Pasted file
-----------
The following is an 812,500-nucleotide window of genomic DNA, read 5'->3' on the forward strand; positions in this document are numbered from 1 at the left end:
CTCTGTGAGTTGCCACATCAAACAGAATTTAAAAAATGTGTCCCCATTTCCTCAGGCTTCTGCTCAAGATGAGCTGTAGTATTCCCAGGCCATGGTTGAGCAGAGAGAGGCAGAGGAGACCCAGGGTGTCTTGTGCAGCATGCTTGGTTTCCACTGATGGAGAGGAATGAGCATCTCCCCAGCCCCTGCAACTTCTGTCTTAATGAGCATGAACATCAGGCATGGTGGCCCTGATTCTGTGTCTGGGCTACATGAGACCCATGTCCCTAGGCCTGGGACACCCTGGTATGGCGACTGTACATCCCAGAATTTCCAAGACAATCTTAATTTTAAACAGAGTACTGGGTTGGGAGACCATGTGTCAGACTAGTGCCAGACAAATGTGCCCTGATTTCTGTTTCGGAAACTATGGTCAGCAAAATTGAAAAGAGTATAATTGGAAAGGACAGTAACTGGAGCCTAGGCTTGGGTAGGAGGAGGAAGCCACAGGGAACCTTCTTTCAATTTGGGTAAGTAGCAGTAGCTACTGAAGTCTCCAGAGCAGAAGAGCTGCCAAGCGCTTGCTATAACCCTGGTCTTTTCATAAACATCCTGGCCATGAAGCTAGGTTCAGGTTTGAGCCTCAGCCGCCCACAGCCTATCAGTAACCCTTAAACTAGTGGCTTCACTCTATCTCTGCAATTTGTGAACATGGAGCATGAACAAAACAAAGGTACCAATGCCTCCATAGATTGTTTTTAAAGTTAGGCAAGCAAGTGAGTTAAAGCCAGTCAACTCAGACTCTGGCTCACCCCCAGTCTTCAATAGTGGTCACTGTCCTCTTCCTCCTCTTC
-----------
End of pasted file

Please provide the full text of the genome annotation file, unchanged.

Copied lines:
The following is an 812,500-nucleotide window of genomic DNA, read 5'->3' on the forward strand; positions in this document are numbered from 1 at the left end:
CTCTGTGAGTTGCCACATCAAACAGAATTTAAAAAATGTGTCCCCATTTCCTCAGGCTTCTGCTCAAGATGAGCTGTAGTATTCCCAGGCCATGGTTGAGCAGAGAGAGGCAGAGGAGACCCAGGGTGTCTTGTGCAGCATGCTTGGTTTCCACTGATGGAGAGGAATGAGCATCTCCCCAGCCCCTGCAACTTCTGTCTTAATGAGCATGAACATCAGGCATGGTGGCCCTGATTCTGTGTCTGGGCTACATGAGACCCATGTCCCTAGGCCTGGGACACCCTGGTATGGCGACTGTACATCCCAGAATTTCCAAGACAATCTTAATTTTAAACAGAGTACTGGGTTGGGAGACCATGTGTCAGACTAGTGCCAGACAAATGTGCCCTGATTTCTGTTTCGGAAACTATGGTCAGCAAAATTGAAAAGAGTATAATTGGAAAGGACAGTAACTGGAGCCTAGGCTTGGGTAGGAGGAGGAAGCCACAGGGAACCTTCTTTCAATTTGGGTAAGTAGCAGTAGCTACTGAAGTCTCCAGAGCAGAAGAGCTGCCAAGCGCTTGCTATAACCCTGGTCTTTTCATAAACATCCTGGCCATGAAGCTAGGTTCAGGTTTGAGCCTCAGCCGCCCACAGCCTATCAGTAACCCTTAAACTAGTGGCTTCACTCTATCTCTGCAATTTGTGAACATGGAGCATGAACAAAACAAAGGTACCAATGCCTCCATAGATTGTTTTTAAAGTTAGGCAAGCAAGTGAGTTAAAGCCAGTCAACTCAGACTCTGGCTCACCCCCAGTCTTCAATAGTGGTCACTGTCCTCTTCCTCCTCTTC